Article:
No, we've not lost opportunity to achieve the American dream as it's been wrested from us and we can wrest it back.
Yes, campaign funding reform is necessary to prevent government indebted to large contributors and we can achieve such even if choosing public campaign funding.
Isn't our future still in our own hands and shouldn't we recognize having the ability and the power to make needed change?

Posted by: reenie10 | January 20, 2011 3:15 PM | Report abuse

She's blasting government run programs while at the same time talking about the military, one of the most efficient, in terms of action, government run groups in the world.
Posted by: pathfinder12

In addition to not cutting the military,I don't think JR is interested in cutting Police,firefighters,FBI,Homeland Security, the CIA,or aid to Israel. I do believe that medical care to the veterans of the Iraq/Afghanistan wars is on the block,as well as all non-Israeli foreign aid as well as all of the "safety nets". Jennifer's ideas on cutting government expenses will never be across the board;they are triaged by her strange ideology,not economics.

Posted by: rcaruth | January 20, 2011 3:19 PM | Report abuse

I spent over a year fighting with Comcast trying to get them to send my refund to the correct address. they failed time after time.

I complained to the FCC and the situation was resolved with a handwritten letter of apology from Verizon.

The private model is not with out flaws and sometimes citizens need the government to step in and defend us.

Posted by: shadow27 | January 20, 2011 3:32 PM | Report abuse

How about the curse of right-wing harpies employed by the Washington Post to constantly shill for the Koch brothers and
Rupert Murdoch, the two biggest threats to the American way of life since that little German fella and his Japanase and Italian BFFs?

Posted by: nicekid | January 20, 2011 3:35 PM | Report abuse

I say total anarchy!!!!!!!!

Posted by: danw1 | January 20, 2011 3:44 PM | Report abuse

All it would take for me to start voting Republican,is one logical proposition. Legalize Drugs, as we do alchohol,and apply the profits to our deficits. (See WFB Jr on Drug Legalization) We lower our governmental expenses/what percentage of prison inmates are there for Drug offenses?),and we increase our revenue by hundreds of billions.

Posted by: rcaruth | January 20, 2011 4:01 PM | Report abuse

The "bureaucracy" you claim caused this problem was the result of ethics rules that people outside the government claimed were needed to keep us civil servants in line. (We're all getting rich working for Uncle Sam you know.) When the ethics rules cause you as much grief as they cause us, you claim that's our fault too.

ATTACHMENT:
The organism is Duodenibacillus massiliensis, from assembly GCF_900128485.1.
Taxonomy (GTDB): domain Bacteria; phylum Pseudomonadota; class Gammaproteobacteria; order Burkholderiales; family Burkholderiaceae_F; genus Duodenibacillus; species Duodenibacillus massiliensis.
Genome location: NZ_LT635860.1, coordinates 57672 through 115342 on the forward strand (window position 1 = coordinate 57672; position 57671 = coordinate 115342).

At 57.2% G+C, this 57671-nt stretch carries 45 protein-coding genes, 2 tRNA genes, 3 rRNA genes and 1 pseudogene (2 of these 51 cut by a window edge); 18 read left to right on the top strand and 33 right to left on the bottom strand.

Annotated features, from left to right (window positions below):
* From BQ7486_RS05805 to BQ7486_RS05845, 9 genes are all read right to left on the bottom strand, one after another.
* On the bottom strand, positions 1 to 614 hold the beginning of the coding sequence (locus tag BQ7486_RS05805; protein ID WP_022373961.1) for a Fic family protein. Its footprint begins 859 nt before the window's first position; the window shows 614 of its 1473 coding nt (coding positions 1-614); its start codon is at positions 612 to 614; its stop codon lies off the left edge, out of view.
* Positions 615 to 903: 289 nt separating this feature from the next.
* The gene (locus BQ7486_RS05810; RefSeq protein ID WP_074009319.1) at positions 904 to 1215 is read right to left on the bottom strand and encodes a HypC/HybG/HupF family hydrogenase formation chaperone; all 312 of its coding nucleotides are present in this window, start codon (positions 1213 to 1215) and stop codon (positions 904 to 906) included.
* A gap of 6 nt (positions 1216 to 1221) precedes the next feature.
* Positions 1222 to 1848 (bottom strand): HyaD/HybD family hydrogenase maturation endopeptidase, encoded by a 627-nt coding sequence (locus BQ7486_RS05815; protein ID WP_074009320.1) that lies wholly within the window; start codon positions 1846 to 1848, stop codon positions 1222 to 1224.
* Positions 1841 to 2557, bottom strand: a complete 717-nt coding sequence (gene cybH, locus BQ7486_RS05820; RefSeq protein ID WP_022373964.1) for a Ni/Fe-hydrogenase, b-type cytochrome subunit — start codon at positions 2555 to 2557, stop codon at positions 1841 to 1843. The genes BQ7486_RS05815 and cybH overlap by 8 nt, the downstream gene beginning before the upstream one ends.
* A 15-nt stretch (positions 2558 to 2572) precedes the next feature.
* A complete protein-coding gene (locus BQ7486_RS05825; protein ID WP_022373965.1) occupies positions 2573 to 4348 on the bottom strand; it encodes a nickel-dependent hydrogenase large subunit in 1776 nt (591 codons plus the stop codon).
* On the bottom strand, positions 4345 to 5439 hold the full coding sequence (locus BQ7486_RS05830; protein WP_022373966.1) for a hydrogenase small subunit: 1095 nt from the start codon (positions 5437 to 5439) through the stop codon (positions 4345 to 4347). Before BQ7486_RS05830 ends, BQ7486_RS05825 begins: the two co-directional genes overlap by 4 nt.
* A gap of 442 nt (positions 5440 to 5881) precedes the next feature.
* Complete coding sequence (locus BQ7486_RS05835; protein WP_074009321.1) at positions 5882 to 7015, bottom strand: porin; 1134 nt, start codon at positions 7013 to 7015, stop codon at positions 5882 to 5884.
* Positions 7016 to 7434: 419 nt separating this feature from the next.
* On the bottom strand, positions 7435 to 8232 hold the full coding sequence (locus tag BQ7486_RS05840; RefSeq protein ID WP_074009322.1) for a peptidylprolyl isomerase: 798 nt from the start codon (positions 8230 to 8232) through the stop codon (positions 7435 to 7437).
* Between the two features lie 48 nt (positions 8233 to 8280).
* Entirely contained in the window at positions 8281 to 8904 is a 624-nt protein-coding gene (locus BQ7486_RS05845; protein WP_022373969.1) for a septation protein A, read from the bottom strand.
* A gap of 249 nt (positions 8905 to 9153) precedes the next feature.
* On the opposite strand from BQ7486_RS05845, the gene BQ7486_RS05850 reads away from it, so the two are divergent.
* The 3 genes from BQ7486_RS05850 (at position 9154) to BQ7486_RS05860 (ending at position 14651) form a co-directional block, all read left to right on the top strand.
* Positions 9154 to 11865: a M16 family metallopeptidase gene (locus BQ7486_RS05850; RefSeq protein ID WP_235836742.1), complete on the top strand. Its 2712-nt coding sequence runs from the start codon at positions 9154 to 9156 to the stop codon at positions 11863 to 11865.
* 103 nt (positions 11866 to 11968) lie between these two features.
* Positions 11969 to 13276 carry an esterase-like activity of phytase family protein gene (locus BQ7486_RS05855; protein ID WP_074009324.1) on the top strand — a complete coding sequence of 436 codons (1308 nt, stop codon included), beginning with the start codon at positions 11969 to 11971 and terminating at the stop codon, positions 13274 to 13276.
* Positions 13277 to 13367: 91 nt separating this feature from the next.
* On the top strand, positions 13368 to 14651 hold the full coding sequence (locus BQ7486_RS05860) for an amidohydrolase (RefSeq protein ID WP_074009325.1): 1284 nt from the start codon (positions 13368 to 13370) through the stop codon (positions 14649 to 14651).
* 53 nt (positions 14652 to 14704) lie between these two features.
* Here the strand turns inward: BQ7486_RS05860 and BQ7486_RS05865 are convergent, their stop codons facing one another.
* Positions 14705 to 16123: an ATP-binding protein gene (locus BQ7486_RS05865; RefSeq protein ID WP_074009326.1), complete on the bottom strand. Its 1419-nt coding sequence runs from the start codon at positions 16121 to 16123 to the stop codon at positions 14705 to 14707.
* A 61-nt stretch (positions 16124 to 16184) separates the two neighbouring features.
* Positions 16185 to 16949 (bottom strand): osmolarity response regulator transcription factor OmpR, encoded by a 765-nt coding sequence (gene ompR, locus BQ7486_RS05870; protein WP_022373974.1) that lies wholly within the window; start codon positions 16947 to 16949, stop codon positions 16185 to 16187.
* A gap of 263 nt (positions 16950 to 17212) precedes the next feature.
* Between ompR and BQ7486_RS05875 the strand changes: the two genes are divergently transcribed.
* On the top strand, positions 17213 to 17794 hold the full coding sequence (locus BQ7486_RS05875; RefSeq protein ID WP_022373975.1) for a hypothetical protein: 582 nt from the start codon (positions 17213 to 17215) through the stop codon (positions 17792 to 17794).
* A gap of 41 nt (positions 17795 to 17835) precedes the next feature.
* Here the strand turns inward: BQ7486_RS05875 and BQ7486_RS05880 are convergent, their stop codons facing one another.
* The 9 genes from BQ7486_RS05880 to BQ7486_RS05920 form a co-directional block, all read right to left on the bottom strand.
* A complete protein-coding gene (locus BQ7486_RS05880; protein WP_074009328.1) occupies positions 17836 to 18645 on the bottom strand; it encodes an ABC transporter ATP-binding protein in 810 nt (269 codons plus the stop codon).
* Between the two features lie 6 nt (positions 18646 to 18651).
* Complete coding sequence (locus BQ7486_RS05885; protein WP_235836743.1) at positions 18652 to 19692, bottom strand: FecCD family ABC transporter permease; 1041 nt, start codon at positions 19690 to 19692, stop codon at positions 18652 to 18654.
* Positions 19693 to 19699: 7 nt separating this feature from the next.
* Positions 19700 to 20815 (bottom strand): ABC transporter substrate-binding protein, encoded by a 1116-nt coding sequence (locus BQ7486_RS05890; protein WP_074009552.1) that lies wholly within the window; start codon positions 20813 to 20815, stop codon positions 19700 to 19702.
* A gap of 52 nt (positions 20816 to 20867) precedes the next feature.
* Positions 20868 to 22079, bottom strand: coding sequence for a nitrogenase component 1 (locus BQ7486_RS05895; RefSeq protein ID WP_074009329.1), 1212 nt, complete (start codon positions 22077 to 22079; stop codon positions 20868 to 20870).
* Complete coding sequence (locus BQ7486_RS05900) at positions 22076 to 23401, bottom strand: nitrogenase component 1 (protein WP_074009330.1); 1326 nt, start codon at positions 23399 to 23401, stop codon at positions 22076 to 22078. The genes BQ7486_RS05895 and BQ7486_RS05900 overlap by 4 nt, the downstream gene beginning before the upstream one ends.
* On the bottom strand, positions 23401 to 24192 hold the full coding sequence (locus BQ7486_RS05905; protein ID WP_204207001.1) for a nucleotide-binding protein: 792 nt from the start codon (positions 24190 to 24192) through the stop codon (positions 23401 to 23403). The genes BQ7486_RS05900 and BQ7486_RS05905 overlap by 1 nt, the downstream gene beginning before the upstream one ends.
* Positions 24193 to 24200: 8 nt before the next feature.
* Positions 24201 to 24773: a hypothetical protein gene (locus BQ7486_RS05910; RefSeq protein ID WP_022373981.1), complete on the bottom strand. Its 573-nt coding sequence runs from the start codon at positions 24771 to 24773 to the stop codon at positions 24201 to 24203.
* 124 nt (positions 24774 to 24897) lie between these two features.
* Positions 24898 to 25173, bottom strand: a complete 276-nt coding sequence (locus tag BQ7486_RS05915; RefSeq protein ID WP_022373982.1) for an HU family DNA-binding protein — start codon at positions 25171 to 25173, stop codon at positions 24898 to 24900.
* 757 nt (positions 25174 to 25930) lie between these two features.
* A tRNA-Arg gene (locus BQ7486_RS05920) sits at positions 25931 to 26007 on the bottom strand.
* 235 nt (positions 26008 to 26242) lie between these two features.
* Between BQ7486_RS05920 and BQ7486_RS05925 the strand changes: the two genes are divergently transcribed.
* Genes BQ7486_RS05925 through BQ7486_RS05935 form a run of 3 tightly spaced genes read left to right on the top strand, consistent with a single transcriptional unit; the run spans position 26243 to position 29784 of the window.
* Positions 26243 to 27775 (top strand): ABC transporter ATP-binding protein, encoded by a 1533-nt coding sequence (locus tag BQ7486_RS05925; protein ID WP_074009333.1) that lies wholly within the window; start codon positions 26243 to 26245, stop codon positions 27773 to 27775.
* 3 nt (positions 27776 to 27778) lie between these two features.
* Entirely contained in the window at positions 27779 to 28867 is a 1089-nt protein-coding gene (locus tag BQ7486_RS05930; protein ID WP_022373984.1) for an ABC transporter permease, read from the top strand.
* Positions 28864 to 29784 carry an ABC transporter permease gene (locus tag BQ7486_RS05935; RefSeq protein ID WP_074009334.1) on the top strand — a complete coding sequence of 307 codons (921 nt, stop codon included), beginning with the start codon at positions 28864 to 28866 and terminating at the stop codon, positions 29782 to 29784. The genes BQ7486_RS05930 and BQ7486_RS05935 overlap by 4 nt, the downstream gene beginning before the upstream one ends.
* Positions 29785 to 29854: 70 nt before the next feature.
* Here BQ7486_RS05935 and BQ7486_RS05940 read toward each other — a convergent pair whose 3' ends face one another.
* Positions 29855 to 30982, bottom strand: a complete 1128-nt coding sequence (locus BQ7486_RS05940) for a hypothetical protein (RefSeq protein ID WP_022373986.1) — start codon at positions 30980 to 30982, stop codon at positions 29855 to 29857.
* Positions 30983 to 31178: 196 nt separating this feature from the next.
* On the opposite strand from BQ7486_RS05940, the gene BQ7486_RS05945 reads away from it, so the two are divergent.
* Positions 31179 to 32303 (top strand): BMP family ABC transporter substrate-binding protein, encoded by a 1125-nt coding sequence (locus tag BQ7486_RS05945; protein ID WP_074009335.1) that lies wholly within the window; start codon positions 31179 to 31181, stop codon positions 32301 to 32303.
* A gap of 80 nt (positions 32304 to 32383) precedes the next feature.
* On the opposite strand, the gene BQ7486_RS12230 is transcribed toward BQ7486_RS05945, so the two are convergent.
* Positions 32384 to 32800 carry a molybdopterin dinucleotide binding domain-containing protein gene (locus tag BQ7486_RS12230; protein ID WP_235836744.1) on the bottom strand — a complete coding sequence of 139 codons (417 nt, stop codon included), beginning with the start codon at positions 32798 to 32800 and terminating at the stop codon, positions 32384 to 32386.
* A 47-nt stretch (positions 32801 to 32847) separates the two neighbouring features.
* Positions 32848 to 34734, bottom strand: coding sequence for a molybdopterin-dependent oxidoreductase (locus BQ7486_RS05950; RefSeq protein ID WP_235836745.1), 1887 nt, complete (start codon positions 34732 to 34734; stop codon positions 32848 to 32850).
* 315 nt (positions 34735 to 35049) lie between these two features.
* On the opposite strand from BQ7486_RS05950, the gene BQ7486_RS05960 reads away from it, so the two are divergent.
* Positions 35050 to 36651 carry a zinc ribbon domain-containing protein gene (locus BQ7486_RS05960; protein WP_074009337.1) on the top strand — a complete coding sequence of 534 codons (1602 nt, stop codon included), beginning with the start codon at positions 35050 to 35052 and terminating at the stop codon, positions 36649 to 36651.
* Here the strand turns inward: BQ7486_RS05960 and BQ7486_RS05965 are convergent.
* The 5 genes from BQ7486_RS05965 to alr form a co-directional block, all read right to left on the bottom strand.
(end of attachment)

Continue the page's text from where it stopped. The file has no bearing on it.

Posted by: fsmt1760 | January 20, 2011 4:09 PM | Report abuse

A good step, Jennifer, but you need to go further. Rigid rules are a pain that ALL federal employees have to endure.

Here's an example. A few years ago, we had a travel office. If you had to travel, you'd put in a request to them and they'd work it out. We were then told that we'd have to follow the rest of the Department and use a confusing web-based system that has some glitches. Someone put it well. The entire purpose appeared to be to take work done by GS7s and 8s and make 13s and 14s do it. The work still has to be done, but now it's being done by someone who has a much higher hourly cost. Even worse, most folks travel only a few times a year, so they're rusty and it probably takes at least twice as long. The work needs to be done, but rigid rules have quadrupled the effective cost.

Many such rules originate in someone doing a shady act and then everyone having to jump through another hoop.

BB

Posted by: FairlingtonBlade | January 20, 2011 4:41 PM | Report abuse

"She's blasting government run programs while at the same time talking about the military, one of the most efficient, in terms of action, government run groups in the world."
-------------------------------------------

Are you joking? Financially speaking, the military is one of the WORST run Government Program. They can't even properly account for their expenses.

Posted by: BradG | January 20, 2011 5:40 PM | Report abuse

"Mammoth government structures that are supposed to be so clever, so ingenious and so all-knowing as to outperform ordinary citizens and the free market hardly ever are."

By this logic, we should abolish the Pentagon and put ordinary citizens and the free market in charge of national security.

Posted by: jondnorton | January 21, 2011 6:48 AM | Report abuse

Since the most recent wars have been financed through Emergency War Supplementals and the costs are forecast by Professor Stiglitz to exceed $3 trillion and military spending is $1 trillion on an yearly basis now, how is the warmongering to be paid for with so much of the national debt being a direct consequence of Cold War expenditures plus all of the invasions, bombings, and occupations over the past sixty years?

Posted by: Mackdawg1 | January 21, 2011 4:04 PM | Report abuse

Blaming the public sector element of the military-industrial complex offers no solution and amounts to nothing constructive with so much windbaggery and whining. If you really don't like the Pentagon but you continue to love all the wars, then why don't you go ahead and privatize the entire military for those functions which haven't already been outsourced to Blackwater?

Posted by: Mackdawg1 | January 21, 2011 4:07 PM | Report abuse